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20 03, 2017

44 Words That Can Weasel into Writing

By |2017-03-03T08:18:06-06:00March 20th, 2017|Make Me Think Monday, Writing Craft|0 Comments

Writing’s hard work. Ask any writer. Good writing is harder. Sometimes weasel words can slip in.

Weasel words are “favorite” words that pop up when a writer is being lazy or rushing.

I first heard the term in a workshop with Margie Lawson. She expanded weasel words to include phrases, overused word, throw-away words, clichés and opinion words that might draw a reader from the story.

Her solution is to keep a personal weasel word list for every manuscript and when you do the edits, remove the weasels.

Grammarly created this infographic of frequently overused words to help writers eradicate such words. Margie and I would call it a weasel word list.

44 Overused Words & Phrases To Be Aware Of (Infographic)
Source: www.grammarcheck.net

20 10, 2014

Who writes better – men or women?

By |2014-10-20T06:00:21-05:00October 20th, 2014|Make Me Think Monday|0 Comments

It’s an interesting question.

Female writers of the past have used male or ambiguous pennames to disguise their gender. Women like Mary Ann Evans, who used the pen name George Elliot and the Brontë Sisters, who wrote as Acton, Currer and Ellis Bell.

These days, women choose gender-neutral pen names in the hopes of increasing book sales and gaining book reviews. Consider these two NYT best sellers:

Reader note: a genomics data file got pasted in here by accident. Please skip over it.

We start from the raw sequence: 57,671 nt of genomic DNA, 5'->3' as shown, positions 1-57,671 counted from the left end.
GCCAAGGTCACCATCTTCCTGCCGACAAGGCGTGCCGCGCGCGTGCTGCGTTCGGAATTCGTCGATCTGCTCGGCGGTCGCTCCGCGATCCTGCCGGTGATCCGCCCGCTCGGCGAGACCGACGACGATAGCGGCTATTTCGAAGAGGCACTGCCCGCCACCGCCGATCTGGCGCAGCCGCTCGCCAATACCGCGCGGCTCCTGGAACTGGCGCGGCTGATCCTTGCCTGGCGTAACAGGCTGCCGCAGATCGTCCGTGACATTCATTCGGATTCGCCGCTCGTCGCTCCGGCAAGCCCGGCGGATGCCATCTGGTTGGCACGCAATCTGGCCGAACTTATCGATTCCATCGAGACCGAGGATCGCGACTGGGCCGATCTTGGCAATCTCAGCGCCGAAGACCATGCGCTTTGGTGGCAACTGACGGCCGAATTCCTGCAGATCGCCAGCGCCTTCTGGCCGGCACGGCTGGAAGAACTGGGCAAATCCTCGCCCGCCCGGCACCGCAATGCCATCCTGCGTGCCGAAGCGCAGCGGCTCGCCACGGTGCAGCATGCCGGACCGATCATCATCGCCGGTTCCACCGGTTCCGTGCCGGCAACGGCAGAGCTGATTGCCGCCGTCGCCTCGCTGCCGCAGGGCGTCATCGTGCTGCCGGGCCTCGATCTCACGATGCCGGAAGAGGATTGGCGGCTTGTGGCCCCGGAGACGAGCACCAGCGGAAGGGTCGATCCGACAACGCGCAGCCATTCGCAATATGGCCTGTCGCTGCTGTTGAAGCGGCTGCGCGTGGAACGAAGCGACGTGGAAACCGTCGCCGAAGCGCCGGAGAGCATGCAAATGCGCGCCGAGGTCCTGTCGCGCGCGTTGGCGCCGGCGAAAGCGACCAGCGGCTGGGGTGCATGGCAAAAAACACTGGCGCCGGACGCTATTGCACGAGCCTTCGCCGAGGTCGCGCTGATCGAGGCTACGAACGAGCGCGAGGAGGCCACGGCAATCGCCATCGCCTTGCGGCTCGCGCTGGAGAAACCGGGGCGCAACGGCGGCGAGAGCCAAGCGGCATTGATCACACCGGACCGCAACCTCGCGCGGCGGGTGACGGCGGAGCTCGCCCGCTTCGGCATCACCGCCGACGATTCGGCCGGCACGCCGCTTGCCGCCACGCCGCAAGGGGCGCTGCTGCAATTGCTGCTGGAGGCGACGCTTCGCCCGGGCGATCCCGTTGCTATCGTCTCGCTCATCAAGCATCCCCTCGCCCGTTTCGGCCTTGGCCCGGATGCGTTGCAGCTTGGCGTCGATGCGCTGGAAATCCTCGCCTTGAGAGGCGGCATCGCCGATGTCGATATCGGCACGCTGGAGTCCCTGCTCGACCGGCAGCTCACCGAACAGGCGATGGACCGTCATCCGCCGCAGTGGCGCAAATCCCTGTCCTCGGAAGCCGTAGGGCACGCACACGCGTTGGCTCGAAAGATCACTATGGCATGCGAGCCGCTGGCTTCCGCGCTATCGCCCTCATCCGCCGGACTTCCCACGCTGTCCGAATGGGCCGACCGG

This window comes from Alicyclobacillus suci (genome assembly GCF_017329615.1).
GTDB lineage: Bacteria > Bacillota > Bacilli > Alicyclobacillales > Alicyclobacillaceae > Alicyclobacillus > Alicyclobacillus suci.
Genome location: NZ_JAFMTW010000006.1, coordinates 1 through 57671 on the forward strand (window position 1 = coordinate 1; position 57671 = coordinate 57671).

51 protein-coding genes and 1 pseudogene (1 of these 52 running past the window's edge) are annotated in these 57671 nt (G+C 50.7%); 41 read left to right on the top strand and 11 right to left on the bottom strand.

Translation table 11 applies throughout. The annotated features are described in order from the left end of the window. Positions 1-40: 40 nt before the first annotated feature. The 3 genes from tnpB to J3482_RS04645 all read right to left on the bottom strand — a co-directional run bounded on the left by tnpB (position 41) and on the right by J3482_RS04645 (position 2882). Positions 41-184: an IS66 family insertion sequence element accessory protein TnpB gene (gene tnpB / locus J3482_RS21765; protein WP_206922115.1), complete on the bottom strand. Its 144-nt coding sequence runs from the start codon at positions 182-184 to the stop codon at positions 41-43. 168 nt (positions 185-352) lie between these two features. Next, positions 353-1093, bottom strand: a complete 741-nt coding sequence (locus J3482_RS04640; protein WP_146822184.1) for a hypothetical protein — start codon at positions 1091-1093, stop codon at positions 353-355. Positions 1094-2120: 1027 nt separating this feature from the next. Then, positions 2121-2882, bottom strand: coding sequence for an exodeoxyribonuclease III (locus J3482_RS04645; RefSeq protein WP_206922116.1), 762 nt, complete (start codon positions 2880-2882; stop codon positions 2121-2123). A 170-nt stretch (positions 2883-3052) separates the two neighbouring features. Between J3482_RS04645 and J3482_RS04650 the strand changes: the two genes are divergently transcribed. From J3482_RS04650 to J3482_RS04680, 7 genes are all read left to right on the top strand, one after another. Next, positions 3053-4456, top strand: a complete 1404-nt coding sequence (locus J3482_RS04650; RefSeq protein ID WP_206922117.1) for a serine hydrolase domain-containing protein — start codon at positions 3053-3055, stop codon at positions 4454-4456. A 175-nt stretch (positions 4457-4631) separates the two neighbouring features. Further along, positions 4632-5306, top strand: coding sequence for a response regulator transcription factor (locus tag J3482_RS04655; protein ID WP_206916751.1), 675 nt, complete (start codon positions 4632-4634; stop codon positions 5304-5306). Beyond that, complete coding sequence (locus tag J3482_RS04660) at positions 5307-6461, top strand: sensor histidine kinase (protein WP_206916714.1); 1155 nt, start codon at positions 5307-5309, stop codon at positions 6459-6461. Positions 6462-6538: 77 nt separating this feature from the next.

~ Joanne “Jo” Rowling chose to use J.K. Rowling for her Harry Potter series and wrote The Cuckoo’s Calling as Robert Galbraith.

~Nora Roberts, the remarkably prolific author who writes in two genres, selected the gender-neutral pen name J.D. Robb for her mystery novels.

Should women writers bother with pen names? Not according to a recent poll done by Grammarly.

As the infographic below shows 59% of the 3,000 respondents believe women are superior writers.

The poll questions centered on perceived differences in writing technique and quality based on gender. Answers indicate readers believe:

  1. Male authors “get to the point,” whereas female writers were more likely to focus on “character development.”
  2. women write about people as opposed to things
  3. women use long, wordy sentences while men write short, concise sentences

Check out the full infographic below:

MenvsWomen_Writers_infographic

I agree with Grammarly’s poll results. Probably because I’m a female author who writes character-driven love stories.

What about you? Do you believe women are better writers than men?